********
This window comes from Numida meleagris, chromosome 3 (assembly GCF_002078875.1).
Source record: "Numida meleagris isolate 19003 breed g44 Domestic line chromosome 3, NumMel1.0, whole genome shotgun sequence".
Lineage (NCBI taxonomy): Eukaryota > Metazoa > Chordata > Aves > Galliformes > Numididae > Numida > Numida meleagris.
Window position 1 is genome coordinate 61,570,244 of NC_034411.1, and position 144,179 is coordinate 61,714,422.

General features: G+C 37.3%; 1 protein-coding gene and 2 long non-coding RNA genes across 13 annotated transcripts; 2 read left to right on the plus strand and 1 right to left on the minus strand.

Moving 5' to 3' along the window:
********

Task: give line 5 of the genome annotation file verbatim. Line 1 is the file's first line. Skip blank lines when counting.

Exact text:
General features: G+C 37.3%; 1 protein-coding gene and 2 long non-coding RNA genes across 13 annotated transcripts; 2 read left to right on the plus strand and 1 right to left on the minus strand.